750 what? Things have units, what is the units of which you want 750 of them?

Using the map function you can have any range of numbers mapped to another arbitrary range of numbers. There is no need for the sensor to give you a specific number.
The TCRT1000 using with arduino giving number 0 to 1023 depending onjects reflectanse as you told.When beam on highest position sensor gives 850 value via serial to arduino.When beam comes a little lower sensor giving me 750.

#### jremington

#10
##### Sep 13, 2019, 05:03 pmLast Edit: Sep 13, 2019, 05:04 pm by jremington
Quote
what are the shortcomings of the circuit?
It doesn't work.

#### tlhsglm

#11
##### Sep 13, 2019, 05:41 pm
It doesn't work.
Can you please explain why because i really want to learn.i will be appreciated.

#### jremington

#12
##### Sep 13, 2019, 05:52 pmLast Edit: Sep 13, 2019, 09:02 pm by jremington
The circuit design is just plain wrong. The loop gain is far too high and there is no damping. It is not even clear what all the parts actually are, for example whether the light detector is a photodiode or phototransistor.

So, it is extremely difficult to get the circuit to balance, as the video author clearly states.

#### Grumpy_Mike

#13
##### Sep 13, 2019, 09:55 pm
Quote
The TCRT1000 using with arduino giving number 0 to 1023 depending onjects reflectanse as you told.
AND as you were told this is not a distance sensor. The relationship between the reflecting distance and the voltage on the output transistor depends on many things most of which are not under your control.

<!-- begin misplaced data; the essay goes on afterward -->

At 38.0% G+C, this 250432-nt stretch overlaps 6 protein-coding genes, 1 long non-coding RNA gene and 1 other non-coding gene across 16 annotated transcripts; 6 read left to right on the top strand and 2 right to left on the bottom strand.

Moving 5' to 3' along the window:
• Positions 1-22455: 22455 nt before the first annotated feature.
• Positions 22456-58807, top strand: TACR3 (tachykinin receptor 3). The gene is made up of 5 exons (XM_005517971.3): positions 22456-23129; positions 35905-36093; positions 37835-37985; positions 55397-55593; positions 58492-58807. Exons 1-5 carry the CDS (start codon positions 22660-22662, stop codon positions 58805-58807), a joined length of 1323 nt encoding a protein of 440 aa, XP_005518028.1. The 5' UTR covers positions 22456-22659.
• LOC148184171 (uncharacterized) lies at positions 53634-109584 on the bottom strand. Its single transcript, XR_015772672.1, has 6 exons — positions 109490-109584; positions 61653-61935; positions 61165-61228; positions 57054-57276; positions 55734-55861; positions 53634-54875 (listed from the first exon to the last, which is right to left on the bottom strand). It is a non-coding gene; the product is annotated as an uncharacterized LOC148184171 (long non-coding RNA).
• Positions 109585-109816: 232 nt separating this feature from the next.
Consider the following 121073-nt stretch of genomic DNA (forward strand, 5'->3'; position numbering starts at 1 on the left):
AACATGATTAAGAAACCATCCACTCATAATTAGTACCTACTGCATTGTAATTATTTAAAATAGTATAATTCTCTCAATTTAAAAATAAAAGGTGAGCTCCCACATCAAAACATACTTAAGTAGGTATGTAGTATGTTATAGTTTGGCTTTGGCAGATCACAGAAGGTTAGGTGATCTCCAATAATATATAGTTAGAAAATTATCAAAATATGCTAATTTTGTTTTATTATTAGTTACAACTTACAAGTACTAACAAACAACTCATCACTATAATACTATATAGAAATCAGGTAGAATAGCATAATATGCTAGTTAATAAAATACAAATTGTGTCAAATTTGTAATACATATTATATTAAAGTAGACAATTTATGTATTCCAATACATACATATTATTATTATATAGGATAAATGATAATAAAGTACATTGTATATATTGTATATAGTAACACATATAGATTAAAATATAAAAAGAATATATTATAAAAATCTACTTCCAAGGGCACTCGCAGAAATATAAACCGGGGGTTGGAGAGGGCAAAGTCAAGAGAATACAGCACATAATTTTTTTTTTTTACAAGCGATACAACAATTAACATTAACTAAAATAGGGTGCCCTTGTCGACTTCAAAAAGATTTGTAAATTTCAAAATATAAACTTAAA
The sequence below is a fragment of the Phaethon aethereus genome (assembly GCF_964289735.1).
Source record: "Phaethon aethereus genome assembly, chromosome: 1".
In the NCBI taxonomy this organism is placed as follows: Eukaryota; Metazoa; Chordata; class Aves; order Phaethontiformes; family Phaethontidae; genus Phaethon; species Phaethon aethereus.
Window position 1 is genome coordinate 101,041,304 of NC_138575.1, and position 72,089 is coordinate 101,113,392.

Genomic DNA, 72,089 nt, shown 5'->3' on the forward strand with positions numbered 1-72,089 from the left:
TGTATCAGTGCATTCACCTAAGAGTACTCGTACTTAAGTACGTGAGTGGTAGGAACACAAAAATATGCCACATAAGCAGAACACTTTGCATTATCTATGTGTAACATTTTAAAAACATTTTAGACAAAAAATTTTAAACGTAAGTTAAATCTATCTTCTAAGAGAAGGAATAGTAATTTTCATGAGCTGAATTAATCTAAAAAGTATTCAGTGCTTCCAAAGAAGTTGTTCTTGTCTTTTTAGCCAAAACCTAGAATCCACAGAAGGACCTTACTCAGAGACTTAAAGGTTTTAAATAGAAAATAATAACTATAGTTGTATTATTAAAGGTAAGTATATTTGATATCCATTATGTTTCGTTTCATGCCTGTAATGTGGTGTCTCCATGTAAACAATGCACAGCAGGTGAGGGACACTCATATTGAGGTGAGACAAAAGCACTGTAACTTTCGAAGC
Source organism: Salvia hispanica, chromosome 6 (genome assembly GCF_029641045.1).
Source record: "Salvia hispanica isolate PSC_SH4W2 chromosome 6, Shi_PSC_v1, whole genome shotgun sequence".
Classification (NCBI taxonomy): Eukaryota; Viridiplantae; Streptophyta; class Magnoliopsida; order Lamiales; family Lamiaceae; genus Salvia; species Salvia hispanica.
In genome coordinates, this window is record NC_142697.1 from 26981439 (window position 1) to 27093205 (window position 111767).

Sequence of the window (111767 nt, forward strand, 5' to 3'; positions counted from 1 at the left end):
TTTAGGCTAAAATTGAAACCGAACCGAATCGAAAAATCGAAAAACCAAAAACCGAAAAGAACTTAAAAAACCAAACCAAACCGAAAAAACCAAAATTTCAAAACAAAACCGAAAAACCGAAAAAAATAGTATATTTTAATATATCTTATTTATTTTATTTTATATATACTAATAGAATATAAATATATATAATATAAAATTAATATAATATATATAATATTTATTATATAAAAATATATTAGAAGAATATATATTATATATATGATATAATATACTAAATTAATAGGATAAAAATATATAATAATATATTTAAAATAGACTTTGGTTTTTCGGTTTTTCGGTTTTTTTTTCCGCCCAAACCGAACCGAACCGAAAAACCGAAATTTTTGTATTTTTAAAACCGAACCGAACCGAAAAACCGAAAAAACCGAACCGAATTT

The two things that are under your control is the collector current of the transistor and the amount of IR light generator.

The first is determined by the value of the pull up resistor between collector and some positive voltage and also the actual voltage you are pulling up to. The second is determined by the current you put through the IR LED, giving you more or less light.

Things you can't control is the gain of the output transistor, this will be different from device to device. The optical transfer efficiency and the temperature.

You can get the analogue to digital converter to give a 0 to 1023 reading over a distance of 10cm or down to a few mm depending on these factors. You can even get a zero voltage without any IR light coming from the device at all, and it only goes high when the sensor is shielded from all external light.

Therefore a reading of 750 can correspond to any distance at all and, by itself, is totally meaningless. Further more if you look at Fig. 8 - "Relative Collector Current vs. Displacement" in the data sheet you will that the output voltage only changes linearly with distance over the range of about 2.5 to 4.5V

#### TomGeorge

#14
##### Sep 15, 2019, 08:11 am
Hi,
The opto- interrupter is possibly the only way you will get it to work.

I have worked on sensors that use this principle to measure fine turn angles.
You use the very small proportional response that  the IR detector has between the slit being completely covered completely exposed to the IR Emitter.

If the  TCRT1000 has a similar response, it is for you to experiment.

Have you tried to measure the TCRT output for fine differences in distance to see if there is a  fine proportional response area?
Have you got any parts and tried to see if your concept will work?

Tom...
Everything runs on smoke, let the smoke out, it stops running....